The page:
NEW YORK — If as the saying goes, “victory has a hundred fathers, but defeat is an orphan,” among the “fathers” claiming credit for Barack Obama’s triumph are different demographic groups and Democratic constituencies.
It was union members who helped make Obama president, says the AFL-CIO. It was young voters who lifted him to victory. Latinos were crucial. Single women were decisive.
But wait a minute — would Obama have won anyway without, for instance, younger voters?
AnaMaria Arumi, who directs the exit poll desk for NBC, MSNBC and Telemundo, has done the calculations based on the exit poll data and here is what she found: On a state-by-state level, when she re-ran the numbers as if there were no voters under 30, the only states that would switch to Republican presidential candidate John McCain are Indiana and North Carolina.
Without younger voters, Obama would still have won the 270 electoral votes he needs to become the next president.
What if there were no Latino voters?
In a counter-factual world in which there were no Latino voters, both New Mexico and Indiana would have switched into the McCain column. But Obama would have still won the electoral vote.
However, Arumi said, in the make-believe world where no African-Americans voted, while Obama still would have won most of the states that he won, McCain would have been able to take the hotly contested states of Florida, Indiana, North Carolina, Ohio, Pennsylvania and Virginia.
The 107 electoral votes from those states would have been enough to shift the map in McCain’s favor.
It matters that Arumi did her calculations on a state-by-state basis — because it is the electoral votes of individual states and the District Columbia and not the national popular vote that makes a candidate president.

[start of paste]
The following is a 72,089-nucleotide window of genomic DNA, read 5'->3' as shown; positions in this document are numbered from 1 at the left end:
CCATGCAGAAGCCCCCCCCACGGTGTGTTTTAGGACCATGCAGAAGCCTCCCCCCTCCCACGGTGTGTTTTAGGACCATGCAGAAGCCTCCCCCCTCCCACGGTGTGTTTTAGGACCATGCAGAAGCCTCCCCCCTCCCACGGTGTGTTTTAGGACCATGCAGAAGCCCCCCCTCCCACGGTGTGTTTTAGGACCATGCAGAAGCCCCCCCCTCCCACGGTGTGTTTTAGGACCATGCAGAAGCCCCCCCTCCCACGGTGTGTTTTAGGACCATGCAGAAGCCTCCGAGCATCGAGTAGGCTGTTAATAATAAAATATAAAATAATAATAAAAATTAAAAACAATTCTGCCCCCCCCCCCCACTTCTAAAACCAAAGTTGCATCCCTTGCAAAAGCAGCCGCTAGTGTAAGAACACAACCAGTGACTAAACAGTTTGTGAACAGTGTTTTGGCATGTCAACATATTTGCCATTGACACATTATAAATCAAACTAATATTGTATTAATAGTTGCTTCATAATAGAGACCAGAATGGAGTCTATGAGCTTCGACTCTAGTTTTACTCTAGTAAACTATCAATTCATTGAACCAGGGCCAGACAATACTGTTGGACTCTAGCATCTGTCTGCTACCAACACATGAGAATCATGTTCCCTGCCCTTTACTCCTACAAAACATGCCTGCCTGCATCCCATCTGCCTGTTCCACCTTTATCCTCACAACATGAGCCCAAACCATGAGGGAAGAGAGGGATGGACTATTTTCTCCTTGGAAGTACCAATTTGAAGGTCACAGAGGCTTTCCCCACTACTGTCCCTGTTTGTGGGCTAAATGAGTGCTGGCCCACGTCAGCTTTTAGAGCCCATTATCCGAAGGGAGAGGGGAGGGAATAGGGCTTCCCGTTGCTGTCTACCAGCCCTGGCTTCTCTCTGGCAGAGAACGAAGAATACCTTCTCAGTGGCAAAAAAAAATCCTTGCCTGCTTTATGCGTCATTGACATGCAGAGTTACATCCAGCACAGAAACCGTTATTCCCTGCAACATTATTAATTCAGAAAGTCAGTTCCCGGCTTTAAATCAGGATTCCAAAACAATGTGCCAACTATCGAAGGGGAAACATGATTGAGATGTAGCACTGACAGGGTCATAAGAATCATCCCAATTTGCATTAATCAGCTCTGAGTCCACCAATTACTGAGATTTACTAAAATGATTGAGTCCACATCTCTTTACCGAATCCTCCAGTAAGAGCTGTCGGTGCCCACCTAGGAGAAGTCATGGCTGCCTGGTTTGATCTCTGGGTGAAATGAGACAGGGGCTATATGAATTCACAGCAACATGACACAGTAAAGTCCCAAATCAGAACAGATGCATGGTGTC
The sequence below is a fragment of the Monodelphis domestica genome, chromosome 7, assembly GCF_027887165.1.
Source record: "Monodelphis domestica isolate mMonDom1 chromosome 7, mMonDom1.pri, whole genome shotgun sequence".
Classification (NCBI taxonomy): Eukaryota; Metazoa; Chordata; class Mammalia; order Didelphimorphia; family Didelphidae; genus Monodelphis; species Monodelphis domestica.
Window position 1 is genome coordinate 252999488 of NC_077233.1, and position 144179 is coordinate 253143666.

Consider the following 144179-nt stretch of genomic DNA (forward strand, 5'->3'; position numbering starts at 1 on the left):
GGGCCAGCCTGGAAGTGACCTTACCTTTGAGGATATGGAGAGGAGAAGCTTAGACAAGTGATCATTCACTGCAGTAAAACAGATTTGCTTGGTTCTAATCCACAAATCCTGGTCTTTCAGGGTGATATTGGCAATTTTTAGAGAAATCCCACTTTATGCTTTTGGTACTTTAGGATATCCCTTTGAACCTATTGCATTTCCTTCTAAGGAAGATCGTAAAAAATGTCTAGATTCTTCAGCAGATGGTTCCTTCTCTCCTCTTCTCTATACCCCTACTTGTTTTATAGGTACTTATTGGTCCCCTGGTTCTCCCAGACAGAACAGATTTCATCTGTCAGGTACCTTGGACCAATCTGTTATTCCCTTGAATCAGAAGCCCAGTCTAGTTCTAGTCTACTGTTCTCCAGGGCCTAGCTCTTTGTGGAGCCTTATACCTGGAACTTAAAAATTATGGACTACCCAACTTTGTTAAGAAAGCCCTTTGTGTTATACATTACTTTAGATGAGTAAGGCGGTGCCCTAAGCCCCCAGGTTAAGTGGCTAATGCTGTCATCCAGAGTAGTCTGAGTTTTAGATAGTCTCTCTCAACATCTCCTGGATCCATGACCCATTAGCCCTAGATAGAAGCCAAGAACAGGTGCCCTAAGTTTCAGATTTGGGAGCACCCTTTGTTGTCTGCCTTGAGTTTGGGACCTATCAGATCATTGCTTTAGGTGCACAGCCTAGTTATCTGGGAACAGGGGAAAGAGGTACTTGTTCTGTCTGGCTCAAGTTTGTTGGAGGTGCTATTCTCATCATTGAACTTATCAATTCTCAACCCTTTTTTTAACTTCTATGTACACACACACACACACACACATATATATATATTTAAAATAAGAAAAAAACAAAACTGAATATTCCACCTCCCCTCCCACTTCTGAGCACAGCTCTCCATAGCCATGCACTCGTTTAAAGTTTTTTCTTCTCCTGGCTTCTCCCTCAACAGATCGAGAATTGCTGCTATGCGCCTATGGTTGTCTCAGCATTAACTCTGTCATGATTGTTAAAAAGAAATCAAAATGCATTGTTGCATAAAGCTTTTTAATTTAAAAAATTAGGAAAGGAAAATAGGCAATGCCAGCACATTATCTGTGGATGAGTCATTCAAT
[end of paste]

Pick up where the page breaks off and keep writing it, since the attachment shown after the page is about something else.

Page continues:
Nationally, Obama's widest margin was among voters under 30. He won two-thirds of such voters, according to exit poll interviews.
Young voters in Virginia vs. Oklahoma
A close examination of a specific battleground state such as Virginia shows that 60 percent of Virginia voters under the age of 30 said they cast their ballots for Obama.
But for a contrast, take a state where McCain did very well, such as Oklahoma. In the Sooner State, just as in Virginia, about one-fifth of the voters were under age 30. And McCain won 60 percent of them. Not surprisingly McCain carried Oklahoma by a big margin, 32 percentage points.
So just as important as the differences between younger and older voters was simply where the voter lived: young people in Oklahoma tended to vote for McCain; younger people in Virginia did not.
The problem for McCain is that there simply weren’t enough young voters in other states who were like the young voters in Oklahoma.
And younger voters in a heavily Democratic state such as California were not decisive in the outcome, just as their older aunts and uncles in California were not either.
That is because Democratic presidential candidates win California by such huge margins that the outcome there was never in doubt. Strategists knew at the outset that they could move California’s 55 electoral votes to the Democratic column.